The wonderful thing about living where we do is that we’ve not only got Exmoor on our doorstep we’ve also got the Quantocks too. They celebrate their 62nd anniversary this year (2018) as an Area of Outstanding Natural Beauty (AONB).
The Quantocks was made an AONB in 1956 but since then it seems to have had relatively little promotion and it is an area that has sadly been overlooked.
The area includes wooded combes and open moorland, but very few people know or appreciate it nationally despite it being in its 62nd year.
The National Trust’s Fyne Court is well worth a visit. Although the house was burnt down in a fire in 1894, there are some great walks at the property and a delightful cobbled courtyard with tea room.
Andrew Crosse, who was Fyne Court’s most famous resident, was known as ‘The Thunder and Lightning Man’ or the Wizard of the Quantocks, as he was a pioneering 19th century electrician.
The Quantocks are also famous for being a favourite haunt of the Romantic Poets Samuel Taylor Coleridge and William Wordsworth, who lived there in the late 1790s. Coleridge at Nether Stowey and Wordsworth nearby.
But perhaps more interestingly and less written about is Wordsworth’s sister Dorothy who spent her days on The Quantocks writing a great social description of the time. She lived at Holford with her brother and wrote a journal, which was published posthumously. In it she recorded walks, conversations and the area’s nature.
There’s loads to see and do on the Quantocks. Here are 10 of our top ideas for starters:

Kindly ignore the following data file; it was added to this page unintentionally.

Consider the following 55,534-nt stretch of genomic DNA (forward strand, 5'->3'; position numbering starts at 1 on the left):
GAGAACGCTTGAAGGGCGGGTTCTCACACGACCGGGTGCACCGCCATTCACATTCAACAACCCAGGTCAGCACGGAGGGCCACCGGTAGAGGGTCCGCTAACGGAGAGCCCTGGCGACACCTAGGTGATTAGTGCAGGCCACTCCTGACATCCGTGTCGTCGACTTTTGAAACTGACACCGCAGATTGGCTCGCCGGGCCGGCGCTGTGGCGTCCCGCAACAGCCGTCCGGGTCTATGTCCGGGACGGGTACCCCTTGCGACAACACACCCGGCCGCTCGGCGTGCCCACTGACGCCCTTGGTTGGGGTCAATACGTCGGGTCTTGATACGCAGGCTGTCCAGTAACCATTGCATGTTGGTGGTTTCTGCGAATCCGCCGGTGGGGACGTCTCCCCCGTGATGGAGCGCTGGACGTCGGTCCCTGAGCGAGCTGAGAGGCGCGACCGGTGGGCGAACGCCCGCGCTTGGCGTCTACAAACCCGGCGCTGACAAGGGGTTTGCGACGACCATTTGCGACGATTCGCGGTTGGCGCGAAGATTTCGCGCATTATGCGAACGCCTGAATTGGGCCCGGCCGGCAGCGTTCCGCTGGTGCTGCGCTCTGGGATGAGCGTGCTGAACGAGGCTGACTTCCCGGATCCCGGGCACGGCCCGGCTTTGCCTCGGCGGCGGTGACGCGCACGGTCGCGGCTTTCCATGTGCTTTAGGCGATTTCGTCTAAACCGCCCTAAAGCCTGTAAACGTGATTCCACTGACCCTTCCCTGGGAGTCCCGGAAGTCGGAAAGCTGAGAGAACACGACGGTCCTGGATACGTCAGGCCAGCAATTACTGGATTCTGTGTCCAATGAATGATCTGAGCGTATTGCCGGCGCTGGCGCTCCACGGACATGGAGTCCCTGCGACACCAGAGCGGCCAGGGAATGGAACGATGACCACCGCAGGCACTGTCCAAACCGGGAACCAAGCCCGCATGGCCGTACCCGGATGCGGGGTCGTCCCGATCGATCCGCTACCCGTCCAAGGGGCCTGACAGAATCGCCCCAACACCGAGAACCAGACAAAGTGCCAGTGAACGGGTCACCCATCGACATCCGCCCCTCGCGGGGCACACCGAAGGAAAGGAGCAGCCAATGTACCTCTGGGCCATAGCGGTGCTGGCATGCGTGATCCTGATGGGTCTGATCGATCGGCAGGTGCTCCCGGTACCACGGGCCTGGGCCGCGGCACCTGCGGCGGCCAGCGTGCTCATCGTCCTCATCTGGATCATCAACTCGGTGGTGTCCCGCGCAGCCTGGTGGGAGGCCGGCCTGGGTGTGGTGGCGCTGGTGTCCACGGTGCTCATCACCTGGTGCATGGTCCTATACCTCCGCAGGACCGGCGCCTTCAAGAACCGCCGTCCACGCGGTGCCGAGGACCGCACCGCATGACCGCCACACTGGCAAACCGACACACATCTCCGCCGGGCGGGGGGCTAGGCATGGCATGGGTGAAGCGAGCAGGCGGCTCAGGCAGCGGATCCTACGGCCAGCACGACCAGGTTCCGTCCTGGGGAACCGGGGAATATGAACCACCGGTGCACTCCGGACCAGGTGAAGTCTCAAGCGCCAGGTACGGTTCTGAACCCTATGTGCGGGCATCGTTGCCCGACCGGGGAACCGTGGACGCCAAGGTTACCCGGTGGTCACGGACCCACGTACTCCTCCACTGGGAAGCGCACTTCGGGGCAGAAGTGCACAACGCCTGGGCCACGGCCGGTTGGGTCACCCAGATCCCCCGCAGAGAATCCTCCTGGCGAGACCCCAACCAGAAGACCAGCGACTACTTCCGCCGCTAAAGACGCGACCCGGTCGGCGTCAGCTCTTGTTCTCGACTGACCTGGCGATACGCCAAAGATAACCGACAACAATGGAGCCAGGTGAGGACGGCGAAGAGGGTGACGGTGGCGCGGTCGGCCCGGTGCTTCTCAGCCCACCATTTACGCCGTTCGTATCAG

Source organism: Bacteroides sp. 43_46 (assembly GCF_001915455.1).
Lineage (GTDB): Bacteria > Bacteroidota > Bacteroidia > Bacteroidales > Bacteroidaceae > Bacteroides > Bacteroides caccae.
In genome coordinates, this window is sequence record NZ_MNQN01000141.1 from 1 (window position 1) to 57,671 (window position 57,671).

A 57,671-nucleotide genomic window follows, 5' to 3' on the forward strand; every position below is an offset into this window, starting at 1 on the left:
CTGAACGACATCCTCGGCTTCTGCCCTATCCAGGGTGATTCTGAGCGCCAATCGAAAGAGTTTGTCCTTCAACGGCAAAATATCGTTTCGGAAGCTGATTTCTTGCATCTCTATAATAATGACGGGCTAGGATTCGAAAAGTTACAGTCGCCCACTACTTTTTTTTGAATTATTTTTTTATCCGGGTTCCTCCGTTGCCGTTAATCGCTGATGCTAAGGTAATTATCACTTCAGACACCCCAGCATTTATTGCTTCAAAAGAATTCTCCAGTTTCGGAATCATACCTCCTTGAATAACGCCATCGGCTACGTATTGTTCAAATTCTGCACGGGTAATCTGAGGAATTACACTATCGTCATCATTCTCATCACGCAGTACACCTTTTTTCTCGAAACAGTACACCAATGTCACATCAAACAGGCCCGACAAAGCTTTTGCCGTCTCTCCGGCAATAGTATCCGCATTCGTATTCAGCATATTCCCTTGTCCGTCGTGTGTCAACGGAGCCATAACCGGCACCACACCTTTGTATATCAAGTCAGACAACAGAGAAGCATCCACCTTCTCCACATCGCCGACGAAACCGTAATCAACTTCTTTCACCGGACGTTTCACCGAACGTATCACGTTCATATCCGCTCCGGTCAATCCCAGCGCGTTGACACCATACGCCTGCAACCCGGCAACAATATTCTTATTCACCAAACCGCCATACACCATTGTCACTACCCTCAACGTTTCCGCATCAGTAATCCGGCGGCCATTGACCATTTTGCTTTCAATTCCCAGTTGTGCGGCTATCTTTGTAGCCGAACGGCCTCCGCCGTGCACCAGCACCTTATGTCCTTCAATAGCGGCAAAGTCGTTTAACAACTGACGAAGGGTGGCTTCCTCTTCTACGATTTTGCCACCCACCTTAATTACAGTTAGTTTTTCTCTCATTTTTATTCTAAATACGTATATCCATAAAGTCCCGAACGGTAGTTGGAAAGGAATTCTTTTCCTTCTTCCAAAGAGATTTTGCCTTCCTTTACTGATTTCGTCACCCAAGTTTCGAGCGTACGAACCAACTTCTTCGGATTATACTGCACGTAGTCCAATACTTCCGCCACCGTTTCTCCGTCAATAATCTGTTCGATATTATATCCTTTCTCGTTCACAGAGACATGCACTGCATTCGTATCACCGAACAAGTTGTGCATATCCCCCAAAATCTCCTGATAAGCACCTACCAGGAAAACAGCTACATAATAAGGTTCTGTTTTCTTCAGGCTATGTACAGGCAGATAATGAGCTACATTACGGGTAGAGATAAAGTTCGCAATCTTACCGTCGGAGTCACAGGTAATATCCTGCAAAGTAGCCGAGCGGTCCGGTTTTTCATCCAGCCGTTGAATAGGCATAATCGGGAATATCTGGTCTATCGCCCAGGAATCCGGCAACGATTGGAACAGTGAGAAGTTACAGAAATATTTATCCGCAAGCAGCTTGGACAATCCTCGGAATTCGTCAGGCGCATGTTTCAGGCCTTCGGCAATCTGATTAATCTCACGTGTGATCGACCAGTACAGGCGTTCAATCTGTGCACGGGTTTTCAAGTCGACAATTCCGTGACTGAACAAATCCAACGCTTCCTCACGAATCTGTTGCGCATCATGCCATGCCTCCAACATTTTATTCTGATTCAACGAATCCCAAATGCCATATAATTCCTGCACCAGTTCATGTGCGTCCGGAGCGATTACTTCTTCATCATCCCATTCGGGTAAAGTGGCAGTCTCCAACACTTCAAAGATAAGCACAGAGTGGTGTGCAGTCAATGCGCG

- Walking – favourite routes and locations include rambling from Kilve to East Quantoxhead and back, walking up to the war memorial trees above Holford, striding out over the Quantock ridge from Lydeard Hill to Staple Plain, walking from Crowcombe to Bicknoller post and visiting Dowsborough hill fort.
- Picking whortleberries in the summer at Dead Woman’s Ditch and blackberries in the hedgerows in the autumn
- Photography – snapping the herds of majestic red deer in Hodders Combe and listening to the autumn deer rut
- Paddling in the streams at Ramscombe, Great Wood followed by a barbecue with friends and family
- Fossil hunting at Kilve by day and then watching the sun go down on the beach on a warm summer’s evening
- Taking a trip to Hestercombe Gardens and enjoying an afternoon tea in the house and a stroll around the gardens and art gallery
- Listening to ravens kronking in the mist at Cothelstone Hill in the autumn and winter and walking through the bluebells there in May
- Finding secrets about Samuel Taylor Coleridge in his bedroom drawers at Coleridge Cottage in Nether Stowey and finding Dorothy Wordsworth’s waterfall
- Seeing the waterfall at St. Audries Bay
- Taking a steam train from Bishops Lydeard to Dunster or from Dunster to Bishops Lydeard Bishops Lydeard and stepping back in time.